Gomez’ thesis, he said, is that the new social movements that exist in the U.S., such as “social justice,” “wokeness,” “identity politics,” “intersectionality,” or “successor ideology,” should be understood as “pseudo-religions, and even replacements and rivals to traditional Christian beliefs,” and can result in tribalism. 

“They reduce what it means to be human to essentially physical qualities—the color of our skin, our sex, our notions of gender, our ethnic background, or our position in society,” he said during the address.

“With the breakdown of the Judeo-Christian worldview and the rise of secularism, political belief systems based on social justice or personal identity have come to fill the space that Christian belief and practice once occupied,” Gomez said. 

Gomez approximated today’s social movements to that of Marxism and noted that they resemble other heresies found in Church history. 

“Like the Gnostics, they reject creation and the body,” Gomez said. “They seem to believe that human beings can become whatever we decide to make of ourselves.”

“These movements are also Pelagian, believing that redemption can be accomplished through our own human efforts, without God,” he said.

Gomez criticized groups of people involved in social movements for prioritizing a “global civilization, built on a consumer economy and guided by science, technology, humanitarian values, and technocratic ideas about organizing society,” and that they have “no need for old-fashioned belief systems and religions.” 

Gomez also noted a “shrinking space” that Christians, Church institutions, and Christian businesses are allowed to occupy with the social changes at work.

“We recognize that often what is being canceled and corrected are perspectives rooted in Christian beliefs — about human life and the human person, about marriage, the family, and more,” he said in the address. 

His message, which was delivered in three parts, discussed the global movement of secularization and de-Christianization, and the impact of the pandemic; a spiritual interpretation of the social justice and political identity movements in the U.S.; and evangelical priorities for the Church.

The COVID-19 pandemic, Gomez said, accelerated the pace at which social issues are being addressed, but it was not the pandemic that caused these movements. He referenced the murder of George Floyd as a tragedy that “became a stark reminder that racial and economic inequality are still deeply embedded in our society.”

“The new social movements and ideologies that we are talking about today, were being seeded and prepared for many years in our universities and cultural institutions,” he said. “But with the tension and fear caused by the pandemic and social isolation, and with the killing of an unarmed black man by a white policeman and the protests that followed in our cities, these movements were fully unleashed in our society.”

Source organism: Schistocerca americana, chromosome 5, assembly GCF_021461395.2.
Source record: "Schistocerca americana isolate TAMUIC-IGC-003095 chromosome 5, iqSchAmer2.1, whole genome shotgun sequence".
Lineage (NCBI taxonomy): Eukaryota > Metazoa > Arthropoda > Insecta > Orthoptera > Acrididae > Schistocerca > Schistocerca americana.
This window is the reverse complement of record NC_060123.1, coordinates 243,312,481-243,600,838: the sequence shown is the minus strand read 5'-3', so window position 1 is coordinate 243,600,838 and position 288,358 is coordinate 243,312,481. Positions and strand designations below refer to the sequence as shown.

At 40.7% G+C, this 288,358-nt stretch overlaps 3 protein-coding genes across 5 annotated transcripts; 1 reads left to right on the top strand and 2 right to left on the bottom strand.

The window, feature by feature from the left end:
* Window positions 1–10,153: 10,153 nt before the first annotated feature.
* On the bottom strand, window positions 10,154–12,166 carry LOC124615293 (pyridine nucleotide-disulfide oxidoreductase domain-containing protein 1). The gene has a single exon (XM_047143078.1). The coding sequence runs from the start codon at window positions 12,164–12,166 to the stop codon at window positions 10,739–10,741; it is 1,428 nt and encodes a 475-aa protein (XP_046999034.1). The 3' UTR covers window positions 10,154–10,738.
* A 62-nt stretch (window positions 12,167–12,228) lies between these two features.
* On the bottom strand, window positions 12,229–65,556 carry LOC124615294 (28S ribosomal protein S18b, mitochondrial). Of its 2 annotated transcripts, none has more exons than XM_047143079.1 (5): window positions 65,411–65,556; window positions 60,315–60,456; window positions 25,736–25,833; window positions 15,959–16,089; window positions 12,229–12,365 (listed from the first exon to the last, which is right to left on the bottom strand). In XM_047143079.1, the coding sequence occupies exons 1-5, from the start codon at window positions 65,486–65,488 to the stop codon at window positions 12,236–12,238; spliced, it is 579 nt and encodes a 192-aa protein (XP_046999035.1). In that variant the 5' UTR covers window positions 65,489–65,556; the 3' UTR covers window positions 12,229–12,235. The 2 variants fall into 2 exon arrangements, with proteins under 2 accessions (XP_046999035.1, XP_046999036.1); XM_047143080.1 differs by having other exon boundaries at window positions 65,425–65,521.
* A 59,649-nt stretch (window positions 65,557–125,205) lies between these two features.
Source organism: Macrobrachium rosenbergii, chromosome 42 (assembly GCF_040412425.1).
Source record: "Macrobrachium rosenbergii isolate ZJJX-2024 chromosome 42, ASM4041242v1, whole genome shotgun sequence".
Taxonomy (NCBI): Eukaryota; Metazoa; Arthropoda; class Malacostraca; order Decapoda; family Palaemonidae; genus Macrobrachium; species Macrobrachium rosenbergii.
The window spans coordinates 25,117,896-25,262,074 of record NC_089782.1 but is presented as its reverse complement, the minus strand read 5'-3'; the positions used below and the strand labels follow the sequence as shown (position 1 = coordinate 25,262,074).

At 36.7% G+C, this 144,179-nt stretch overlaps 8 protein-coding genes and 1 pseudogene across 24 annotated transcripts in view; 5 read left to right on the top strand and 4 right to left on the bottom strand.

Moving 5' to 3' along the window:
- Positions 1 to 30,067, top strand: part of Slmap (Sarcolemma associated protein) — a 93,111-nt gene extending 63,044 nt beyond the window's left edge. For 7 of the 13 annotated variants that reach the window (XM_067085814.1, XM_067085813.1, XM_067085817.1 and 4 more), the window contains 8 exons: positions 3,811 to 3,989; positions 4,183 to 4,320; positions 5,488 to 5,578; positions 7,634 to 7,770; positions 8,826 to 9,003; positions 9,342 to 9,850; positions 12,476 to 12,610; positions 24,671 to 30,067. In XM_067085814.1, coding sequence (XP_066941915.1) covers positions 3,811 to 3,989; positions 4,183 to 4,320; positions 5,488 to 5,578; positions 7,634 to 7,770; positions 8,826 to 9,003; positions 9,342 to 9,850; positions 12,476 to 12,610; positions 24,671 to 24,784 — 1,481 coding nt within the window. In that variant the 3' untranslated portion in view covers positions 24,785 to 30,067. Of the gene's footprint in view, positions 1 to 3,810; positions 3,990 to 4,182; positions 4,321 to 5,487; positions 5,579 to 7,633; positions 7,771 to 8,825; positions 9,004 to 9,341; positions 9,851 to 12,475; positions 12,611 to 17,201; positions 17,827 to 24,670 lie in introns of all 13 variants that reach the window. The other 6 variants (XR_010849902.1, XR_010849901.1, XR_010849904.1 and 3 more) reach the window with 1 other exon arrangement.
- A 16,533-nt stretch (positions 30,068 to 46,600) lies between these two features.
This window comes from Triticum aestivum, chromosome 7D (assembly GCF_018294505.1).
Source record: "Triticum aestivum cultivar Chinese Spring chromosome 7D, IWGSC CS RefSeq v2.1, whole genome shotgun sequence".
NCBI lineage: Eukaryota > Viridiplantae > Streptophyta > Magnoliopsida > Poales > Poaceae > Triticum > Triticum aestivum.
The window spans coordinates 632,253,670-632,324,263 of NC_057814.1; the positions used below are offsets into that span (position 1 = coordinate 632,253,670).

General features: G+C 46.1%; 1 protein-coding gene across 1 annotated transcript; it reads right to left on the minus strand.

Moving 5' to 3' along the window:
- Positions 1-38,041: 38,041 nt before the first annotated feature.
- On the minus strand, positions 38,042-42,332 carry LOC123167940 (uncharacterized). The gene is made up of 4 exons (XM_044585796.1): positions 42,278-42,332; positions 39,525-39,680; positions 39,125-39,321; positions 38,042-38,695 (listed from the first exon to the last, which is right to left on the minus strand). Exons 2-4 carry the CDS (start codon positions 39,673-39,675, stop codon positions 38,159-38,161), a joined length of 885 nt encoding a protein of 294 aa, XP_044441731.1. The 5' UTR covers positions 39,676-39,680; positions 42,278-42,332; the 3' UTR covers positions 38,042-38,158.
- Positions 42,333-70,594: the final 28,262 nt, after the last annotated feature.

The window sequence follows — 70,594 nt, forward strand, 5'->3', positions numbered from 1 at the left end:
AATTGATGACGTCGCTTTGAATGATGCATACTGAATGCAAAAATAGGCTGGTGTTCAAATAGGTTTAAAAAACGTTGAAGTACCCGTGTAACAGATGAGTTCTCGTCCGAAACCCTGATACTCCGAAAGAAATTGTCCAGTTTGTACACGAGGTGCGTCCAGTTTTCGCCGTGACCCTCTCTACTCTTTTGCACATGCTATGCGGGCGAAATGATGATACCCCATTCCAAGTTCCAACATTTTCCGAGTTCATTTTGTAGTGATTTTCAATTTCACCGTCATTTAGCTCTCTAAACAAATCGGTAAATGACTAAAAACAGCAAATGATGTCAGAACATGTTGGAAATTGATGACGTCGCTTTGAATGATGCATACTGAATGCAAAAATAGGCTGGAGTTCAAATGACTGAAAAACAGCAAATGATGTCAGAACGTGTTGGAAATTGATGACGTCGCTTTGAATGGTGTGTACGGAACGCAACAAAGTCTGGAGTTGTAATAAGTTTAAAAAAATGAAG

Gomez said that, while there are unique conditions in the United States, “similar broad patterns of aggressive secularization” can be seen in Europe. He called those who are active in such movements “an elite leadership class” that “has little interest in religion and no real attachments to the nations they live in or to local traditions or cultures.” 

He suggested that social movements offer an explanation for events that occur in the world, along with a sense of meaning or purpose—space previously occupied by the Christian worldview. 

“Like Christianity, these new movements tell their own ‘story of salvation,’” Gomez said. 

Gomez presented the Christian story of salvation in contrast to what he called the “woke story,” which “draws its strength from the simplicity of its explanations—the world is divided into innocents and victims, allies and adversaries,” he said. 

“Clearly, this is a powerful and attractive narrative for millions of people in American society and in societies across the West,” Gomez said. “In fact, many of America’s leading corporations, universities, and even public schools are actively promoting and teaching this vision.”

Gomez said that people who buy into these social movements are often motivated by noble intentions and “want to change conditions in society that deny men and women their rights and opportunities for a good life.” 

“We all want to build a society that provides equality, freedom, and dignity for every person,” Gomez said. “But we can only build a just society on the foundation of the truth about God and human nature.”

To address the social movements, Gomez said, the Church needs to “proclaim Jesus Christ. Boldly, creatively.” 

“We should not be intimidated by these new religions of social justice and political identity,” he said. “The Gospel remains the most powerful force for social change that the world has ever seen.” 

Gomez said that the Church has “been ‘antiracist’ from the beginning,” but has “not always lived up to our beautiful principles, or carried out the mission entrusted to us by Christ.”

“The world does not need a new secular religion to replace Christianity,” Gomez said. “It needs you and me to be better witnesses. Better Christians. Let us begin by forgiving, loving, sacrificing for others, putting away spiritual poisons like resentment and envy.”

Gomez said he draws inspiration from the lives of U.S. figures such as Dorothy Day and Venerable Augustus Tolton. 

“Father Tolton once said, ‘The Catholic Church deplores a double slavery — that of the mind and that of the body. She endeavors to free us of both,’ Gomez said. “Today, we need this confidence in the power of the Gospel.”

He concluded his address by recognizing an “authentic religious awakening,” in the United States and asked for the continued intercession of Our Lady of Guadalupe, patroness of the Americas.